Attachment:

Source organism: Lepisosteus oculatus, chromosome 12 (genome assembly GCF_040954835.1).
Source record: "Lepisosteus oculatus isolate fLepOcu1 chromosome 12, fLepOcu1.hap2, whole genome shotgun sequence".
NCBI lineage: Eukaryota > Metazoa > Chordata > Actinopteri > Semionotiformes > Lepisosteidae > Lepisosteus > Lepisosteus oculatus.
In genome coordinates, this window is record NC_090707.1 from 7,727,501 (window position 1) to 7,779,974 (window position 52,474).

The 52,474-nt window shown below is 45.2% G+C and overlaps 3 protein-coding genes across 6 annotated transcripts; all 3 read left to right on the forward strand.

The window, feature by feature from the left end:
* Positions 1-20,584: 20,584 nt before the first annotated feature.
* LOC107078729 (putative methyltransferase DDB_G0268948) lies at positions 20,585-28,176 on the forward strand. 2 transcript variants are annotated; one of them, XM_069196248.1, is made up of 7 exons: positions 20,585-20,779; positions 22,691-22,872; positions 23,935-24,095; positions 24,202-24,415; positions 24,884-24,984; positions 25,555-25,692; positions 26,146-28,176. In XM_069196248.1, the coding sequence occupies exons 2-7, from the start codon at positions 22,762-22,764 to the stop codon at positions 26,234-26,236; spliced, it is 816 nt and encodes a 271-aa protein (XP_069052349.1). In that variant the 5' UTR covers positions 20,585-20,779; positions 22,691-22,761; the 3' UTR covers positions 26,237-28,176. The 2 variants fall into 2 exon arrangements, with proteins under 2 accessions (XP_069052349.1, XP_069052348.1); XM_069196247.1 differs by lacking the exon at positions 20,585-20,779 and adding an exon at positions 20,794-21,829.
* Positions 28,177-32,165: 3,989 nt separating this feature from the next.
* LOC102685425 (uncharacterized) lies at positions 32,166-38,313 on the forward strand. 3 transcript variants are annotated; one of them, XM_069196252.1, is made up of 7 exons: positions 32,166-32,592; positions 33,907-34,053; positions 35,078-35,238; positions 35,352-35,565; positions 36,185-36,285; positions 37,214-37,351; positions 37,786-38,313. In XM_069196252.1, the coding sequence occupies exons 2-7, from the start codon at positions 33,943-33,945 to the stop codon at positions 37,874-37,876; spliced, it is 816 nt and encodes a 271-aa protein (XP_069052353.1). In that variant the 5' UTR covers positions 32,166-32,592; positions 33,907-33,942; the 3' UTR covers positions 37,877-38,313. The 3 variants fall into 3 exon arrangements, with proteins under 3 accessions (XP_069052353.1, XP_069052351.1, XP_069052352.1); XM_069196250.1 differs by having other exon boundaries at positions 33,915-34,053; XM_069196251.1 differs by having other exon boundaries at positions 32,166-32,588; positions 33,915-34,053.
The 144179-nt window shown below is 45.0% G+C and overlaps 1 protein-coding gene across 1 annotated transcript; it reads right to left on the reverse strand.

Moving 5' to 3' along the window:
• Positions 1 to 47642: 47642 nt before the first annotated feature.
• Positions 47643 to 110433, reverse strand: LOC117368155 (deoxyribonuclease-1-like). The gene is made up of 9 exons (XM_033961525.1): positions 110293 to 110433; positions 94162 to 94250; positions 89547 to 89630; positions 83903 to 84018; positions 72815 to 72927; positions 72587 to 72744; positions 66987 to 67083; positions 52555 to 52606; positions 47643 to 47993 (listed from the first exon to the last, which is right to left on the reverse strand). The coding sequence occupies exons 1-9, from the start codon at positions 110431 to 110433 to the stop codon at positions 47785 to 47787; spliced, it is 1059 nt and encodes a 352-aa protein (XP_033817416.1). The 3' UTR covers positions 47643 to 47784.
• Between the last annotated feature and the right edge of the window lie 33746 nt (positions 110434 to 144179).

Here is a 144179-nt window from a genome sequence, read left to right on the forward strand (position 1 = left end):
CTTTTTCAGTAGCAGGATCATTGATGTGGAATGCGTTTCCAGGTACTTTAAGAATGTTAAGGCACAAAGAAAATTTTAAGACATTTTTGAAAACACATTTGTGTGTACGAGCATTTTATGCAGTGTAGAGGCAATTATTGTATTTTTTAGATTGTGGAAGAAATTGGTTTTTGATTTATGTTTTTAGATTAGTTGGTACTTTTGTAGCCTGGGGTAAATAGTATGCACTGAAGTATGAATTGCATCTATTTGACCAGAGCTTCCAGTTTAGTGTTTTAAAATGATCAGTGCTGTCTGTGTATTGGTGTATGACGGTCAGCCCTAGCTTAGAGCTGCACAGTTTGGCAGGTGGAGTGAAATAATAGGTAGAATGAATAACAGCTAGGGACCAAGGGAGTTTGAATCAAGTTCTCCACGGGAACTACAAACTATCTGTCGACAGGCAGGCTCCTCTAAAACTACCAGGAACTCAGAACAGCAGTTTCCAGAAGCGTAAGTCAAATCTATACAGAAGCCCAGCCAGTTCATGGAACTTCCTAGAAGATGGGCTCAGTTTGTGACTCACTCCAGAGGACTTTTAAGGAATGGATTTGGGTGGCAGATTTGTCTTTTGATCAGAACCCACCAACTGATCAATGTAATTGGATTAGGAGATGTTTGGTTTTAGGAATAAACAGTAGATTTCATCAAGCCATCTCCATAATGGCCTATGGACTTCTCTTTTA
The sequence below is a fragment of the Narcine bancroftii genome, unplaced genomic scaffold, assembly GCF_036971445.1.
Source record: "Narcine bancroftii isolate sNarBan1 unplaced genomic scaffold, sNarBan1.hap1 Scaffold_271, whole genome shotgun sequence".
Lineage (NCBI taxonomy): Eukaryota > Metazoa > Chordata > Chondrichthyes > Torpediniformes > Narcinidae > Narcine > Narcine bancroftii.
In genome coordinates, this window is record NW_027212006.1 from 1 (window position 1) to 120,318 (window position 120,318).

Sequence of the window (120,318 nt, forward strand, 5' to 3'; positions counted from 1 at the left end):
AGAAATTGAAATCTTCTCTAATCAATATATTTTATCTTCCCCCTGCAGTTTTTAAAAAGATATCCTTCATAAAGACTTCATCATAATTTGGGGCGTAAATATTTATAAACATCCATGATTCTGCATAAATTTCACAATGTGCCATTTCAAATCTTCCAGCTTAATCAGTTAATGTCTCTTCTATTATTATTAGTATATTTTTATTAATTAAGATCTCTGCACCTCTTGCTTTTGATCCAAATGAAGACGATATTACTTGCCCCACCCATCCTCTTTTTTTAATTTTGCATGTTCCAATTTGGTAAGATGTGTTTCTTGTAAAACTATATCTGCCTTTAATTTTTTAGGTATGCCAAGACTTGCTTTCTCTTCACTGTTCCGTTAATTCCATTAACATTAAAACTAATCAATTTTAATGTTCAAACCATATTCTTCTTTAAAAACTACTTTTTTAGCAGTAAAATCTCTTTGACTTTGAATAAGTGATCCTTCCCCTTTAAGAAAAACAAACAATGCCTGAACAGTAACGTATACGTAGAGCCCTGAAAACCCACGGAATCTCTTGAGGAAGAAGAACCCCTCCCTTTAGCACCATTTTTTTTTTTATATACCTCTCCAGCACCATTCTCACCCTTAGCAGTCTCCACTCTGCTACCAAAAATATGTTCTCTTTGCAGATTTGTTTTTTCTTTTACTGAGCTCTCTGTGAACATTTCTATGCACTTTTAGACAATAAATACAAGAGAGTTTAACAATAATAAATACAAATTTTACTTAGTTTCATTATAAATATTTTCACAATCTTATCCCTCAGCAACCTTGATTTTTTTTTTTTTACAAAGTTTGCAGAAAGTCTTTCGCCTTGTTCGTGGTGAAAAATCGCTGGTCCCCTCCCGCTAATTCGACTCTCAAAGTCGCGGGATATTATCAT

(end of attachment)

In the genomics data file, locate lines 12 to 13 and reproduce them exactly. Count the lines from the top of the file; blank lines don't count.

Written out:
Moving 5' to 3' along the window:
• Positions 1 to 47642: 47642 nt before the first annotated feature.